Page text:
Arbor Age

Arbor Age Winter 2015

For more than 30 years, Arbor Age magazine has been covering new and innovative products, services, technology and research vital to tree care companies, municipal arborists and utility right-of-way maintenance companies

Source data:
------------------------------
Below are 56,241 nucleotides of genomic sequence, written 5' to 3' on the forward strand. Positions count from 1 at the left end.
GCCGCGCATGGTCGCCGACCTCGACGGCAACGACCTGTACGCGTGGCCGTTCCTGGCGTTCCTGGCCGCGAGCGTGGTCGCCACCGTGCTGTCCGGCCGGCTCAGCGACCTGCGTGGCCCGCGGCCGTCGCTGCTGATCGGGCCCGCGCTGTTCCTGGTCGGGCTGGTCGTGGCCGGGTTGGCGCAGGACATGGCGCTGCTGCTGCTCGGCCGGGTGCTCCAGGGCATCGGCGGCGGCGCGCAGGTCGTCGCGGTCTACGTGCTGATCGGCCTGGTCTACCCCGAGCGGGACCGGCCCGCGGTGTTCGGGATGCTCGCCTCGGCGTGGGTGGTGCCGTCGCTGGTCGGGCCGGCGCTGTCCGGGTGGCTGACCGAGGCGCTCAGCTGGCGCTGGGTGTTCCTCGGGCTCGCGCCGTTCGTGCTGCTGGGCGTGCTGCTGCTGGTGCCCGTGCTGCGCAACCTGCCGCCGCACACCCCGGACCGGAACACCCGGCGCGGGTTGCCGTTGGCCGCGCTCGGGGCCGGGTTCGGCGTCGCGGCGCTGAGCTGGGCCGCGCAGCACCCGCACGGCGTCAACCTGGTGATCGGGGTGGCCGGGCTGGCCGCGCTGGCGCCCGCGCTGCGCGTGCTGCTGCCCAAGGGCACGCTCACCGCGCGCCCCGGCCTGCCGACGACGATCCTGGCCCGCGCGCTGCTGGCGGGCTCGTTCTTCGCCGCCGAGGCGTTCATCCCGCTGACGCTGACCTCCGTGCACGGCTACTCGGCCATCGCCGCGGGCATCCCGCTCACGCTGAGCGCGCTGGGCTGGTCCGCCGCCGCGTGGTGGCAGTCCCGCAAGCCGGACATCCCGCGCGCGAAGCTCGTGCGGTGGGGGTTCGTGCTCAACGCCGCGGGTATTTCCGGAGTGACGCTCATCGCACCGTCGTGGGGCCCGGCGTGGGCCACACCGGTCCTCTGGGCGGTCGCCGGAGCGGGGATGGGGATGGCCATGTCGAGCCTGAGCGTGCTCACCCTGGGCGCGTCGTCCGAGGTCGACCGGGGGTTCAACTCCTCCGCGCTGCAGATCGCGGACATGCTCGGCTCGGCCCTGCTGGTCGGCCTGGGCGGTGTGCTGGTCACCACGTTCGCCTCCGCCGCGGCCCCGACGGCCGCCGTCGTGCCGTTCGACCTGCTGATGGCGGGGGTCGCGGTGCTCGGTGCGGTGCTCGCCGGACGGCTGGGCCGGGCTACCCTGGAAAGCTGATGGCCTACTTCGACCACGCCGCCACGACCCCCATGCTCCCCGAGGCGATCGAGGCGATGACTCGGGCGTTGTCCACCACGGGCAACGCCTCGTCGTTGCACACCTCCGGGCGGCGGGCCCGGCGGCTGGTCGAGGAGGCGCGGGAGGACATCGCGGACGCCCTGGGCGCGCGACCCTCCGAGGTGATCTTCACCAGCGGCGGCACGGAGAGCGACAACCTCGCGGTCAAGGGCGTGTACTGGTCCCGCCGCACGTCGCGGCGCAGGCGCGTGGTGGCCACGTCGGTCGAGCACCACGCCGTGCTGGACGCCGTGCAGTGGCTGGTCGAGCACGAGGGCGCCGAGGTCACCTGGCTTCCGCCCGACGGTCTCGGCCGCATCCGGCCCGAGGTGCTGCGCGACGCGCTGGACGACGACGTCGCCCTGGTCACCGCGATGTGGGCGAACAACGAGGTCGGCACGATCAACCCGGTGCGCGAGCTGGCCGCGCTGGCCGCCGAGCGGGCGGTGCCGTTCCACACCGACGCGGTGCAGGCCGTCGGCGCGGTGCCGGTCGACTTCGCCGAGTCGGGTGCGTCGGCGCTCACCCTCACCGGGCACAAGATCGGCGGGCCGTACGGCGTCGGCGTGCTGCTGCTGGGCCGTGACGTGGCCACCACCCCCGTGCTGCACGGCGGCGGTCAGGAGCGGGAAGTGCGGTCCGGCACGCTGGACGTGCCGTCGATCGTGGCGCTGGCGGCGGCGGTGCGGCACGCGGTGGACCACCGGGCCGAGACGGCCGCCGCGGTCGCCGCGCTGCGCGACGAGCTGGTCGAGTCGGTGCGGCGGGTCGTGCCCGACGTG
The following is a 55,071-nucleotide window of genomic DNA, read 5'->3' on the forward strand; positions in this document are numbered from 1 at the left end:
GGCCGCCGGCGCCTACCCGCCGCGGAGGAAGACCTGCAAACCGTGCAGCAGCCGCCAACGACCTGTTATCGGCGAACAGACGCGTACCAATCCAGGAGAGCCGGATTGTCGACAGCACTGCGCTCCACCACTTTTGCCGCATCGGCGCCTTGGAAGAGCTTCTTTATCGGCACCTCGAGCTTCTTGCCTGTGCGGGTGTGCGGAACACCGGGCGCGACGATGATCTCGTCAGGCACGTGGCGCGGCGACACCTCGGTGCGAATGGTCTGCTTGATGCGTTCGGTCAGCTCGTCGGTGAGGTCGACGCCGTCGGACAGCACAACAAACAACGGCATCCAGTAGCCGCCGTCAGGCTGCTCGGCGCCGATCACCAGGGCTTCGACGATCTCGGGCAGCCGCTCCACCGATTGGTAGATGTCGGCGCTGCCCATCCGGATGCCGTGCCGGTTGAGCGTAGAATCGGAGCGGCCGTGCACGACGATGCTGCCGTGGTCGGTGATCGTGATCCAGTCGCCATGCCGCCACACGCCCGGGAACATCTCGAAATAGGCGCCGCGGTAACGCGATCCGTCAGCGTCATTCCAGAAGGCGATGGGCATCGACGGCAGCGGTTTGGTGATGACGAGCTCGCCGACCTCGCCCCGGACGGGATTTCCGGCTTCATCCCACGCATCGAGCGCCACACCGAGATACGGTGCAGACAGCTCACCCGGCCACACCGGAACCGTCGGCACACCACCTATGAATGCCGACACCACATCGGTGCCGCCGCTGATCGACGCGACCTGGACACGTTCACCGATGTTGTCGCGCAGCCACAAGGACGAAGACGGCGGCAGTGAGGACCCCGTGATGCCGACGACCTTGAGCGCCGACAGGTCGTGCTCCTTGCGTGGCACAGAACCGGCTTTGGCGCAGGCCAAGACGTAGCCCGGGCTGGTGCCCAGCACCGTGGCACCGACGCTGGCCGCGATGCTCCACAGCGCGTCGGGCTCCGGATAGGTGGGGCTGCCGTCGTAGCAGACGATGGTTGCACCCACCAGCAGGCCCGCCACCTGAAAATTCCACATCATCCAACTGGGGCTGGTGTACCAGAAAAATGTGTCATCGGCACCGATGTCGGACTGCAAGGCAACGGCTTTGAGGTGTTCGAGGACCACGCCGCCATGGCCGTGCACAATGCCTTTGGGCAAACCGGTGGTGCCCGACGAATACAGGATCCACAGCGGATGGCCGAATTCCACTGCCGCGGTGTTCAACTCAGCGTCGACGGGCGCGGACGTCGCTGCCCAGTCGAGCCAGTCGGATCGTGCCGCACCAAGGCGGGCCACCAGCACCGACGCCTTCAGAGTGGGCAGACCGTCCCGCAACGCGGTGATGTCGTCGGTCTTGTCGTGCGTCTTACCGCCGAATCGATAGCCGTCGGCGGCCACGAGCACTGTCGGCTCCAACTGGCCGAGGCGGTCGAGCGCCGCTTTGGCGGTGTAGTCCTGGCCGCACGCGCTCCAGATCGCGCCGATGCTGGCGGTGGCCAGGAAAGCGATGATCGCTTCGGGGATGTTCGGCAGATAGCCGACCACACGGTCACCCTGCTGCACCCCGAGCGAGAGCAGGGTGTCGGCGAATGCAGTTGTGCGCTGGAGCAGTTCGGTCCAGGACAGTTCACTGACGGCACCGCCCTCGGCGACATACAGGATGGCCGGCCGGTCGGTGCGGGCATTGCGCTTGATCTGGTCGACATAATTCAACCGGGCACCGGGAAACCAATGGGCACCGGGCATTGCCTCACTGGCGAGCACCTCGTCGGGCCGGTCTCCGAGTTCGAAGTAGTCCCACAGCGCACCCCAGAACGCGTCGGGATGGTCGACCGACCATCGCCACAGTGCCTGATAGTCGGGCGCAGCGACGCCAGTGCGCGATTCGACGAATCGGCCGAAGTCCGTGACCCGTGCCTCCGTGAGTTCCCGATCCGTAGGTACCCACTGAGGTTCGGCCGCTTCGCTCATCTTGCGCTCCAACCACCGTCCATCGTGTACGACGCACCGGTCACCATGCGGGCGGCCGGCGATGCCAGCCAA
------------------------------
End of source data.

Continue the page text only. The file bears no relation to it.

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Page 16 of 33 ARBOR AGE WINTER 2015 17 PLANT HEALTH CARE autumn pumping the water out of their cells. The water still freezes, but the crystallization occurs in the cytoplasm within the intercellular spaces, which has much less damage potential than freezing inside the cell membranes. Additionally, removing water from the cell increases the concentration gradient of solutes within the cell, which, in turn, lowers the freezing point of the cell, similar to the mechanisms mentioned earlier. The species that can best perform these tasks are those that are considered the most cold hardy and come with the reward of being able to thrive in areas unsuitable for most other living things. Even the most cold-hardy species will suffer damage from the cold if they do not acclimate to it properly. Even though water is the most damaging thing plants confront once the temps drop, it is vital to their preparation. Keeping trees well watered up until the ground freezes is one of the best ways to help them survive the coming winter. Given the proper care in autumn, and if the temps do not drop below a tree's minimum comfort range, they should be able to resume activity in the spring. If only surviving the winter was as easy for us humans. Brandon M. Gallagher Watson is creative director at Rainbow Treecare Scientific Advancements, and is an ISA Certified Arborist (#MN-4086A). Water trees even after leaf drop for better hardiness.

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